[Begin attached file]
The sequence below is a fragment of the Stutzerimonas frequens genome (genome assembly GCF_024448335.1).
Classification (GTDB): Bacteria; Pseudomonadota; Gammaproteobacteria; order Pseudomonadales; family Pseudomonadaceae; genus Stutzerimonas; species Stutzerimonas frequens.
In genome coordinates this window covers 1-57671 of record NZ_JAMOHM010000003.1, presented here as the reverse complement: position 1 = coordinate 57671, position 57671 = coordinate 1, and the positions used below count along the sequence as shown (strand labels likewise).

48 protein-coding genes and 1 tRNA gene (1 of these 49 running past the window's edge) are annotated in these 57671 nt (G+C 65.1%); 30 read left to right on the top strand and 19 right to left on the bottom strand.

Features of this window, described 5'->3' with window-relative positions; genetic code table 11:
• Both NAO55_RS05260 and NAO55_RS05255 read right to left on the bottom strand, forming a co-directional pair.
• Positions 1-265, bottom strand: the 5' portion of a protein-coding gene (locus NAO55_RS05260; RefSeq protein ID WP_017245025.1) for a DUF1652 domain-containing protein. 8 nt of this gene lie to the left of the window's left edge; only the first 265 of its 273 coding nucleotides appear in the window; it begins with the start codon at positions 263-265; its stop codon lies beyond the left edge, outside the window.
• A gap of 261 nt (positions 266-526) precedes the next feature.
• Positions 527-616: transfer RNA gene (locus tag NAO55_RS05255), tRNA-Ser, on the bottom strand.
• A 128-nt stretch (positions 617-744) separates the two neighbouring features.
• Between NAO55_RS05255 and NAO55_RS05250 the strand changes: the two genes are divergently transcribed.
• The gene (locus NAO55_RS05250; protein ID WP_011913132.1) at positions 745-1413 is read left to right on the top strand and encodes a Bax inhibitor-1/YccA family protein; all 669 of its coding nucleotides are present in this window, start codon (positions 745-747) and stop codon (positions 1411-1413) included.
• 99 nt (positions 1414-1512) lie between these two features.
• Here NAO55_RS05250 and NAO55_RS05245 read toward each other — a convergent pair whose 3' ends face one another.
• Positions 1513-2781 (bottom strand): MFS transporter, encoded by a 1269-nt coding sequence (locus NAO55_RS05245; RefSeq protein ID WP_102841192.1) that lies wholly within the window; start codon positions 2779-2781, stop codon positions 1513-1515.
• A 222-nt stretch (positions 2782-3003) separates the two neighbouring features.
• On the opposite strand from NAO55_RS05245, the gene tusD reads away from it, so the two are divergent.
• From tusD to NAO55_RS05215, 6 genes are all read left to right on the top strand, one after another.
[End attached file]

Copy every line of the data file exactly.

The sequence below is a fragment of the Stutzerimonas frequens genome (genome assembly GCF_024448335.1).
Classification (GTDB): Bacteria; Pseudomonadota; Gammaproteobacteria; order Pseudomonadales; family Pseudomonadaceae; genus Stutzerimonas; species Stutzerimonas frequens.
In genome coordinates this window covers 1-57671 of record NZ_JAMOHM010000003.1, presented here as the reverse complement: position 1 = coordinate 57671, position 57671 = coordinate 1, and the positions used below count along the sequence as shown (strand labels likewise).

48 protein-coding genes and 1 tRNA gene (1 of these 49 running past the window's edge) are annotated in these 57671 nt (G+C 65.1%); 30 read left to right on the top strand and 19 right to left on the bottom strand.

Features of this window, described 5'->3' with window-relative positions; genetic code table 11:
• Both NAO55_RS05260 and NAO55_RS05255 read right to left on the bottom strand, forming a co-directional pair.
• Positions 1-265, bottom strand: the 5' portion of a protein-coding gene (locus NAO55_RS05260; RefSeq protein ID WP_017245025.1) for a DUF1652 domain-containing protein. 8 nt of this gene lie to the left of the window's left edge; only the first 265 of its 273 coding nucleotides appear in the window; it begins with the start codon at positions 263-265; its stop codon lies beyond the left edge, outside the window.
• A gap of 261 nt (positions 266-526) precedes the next feature.
• Positions 527-616: transfer RNA gene (locus tag NAO55_RS05255), tRNA-Ser, on the bottom strand.
• A 128-nt stretch (positions 617-744) separates the two neighbouring features.
• Between NAO55_RS05255 and NAO55_RS05250 the strand changes: the two genes are divergently transcribed.
• The gene (locus NAO55_RS05250; protein ID WP_011913132.1) at positions 745-1413 is read left to right on the top strand and encodes a Bax inhibitor-1/YccA family protein; all 669 of its coding nucleotides are present in this window, start codon (positions 745-747) and stop codon (positions 1411-1413) included.
• 99 nt (positions 1414-1512) lie between these two features.
• Here NAO55_RS05250 and NAO55_RS05245 read toward each other — a convergent pair whose 3' ends face one another.
• Positions 1513-2781 (bottom strand): MFS transporter, encoded by a 1269-nt coding sequence (locus NAO55_RS05245; RefSeq protein ID WP_102841192.1) that lies wholly within the window; start codon positions 2779-2781, stop codon positions 1513-1515.
• A 222-nt stretch (positions 2782-3003) separates the two neighbouring features.
• On the opposite strand from NAO55_RS05245, the gene tusD reads away from it, so the two are divergent.
• From tusD to NAO55_RS05215, 6 genes are all read left to right on the top strand, one after another.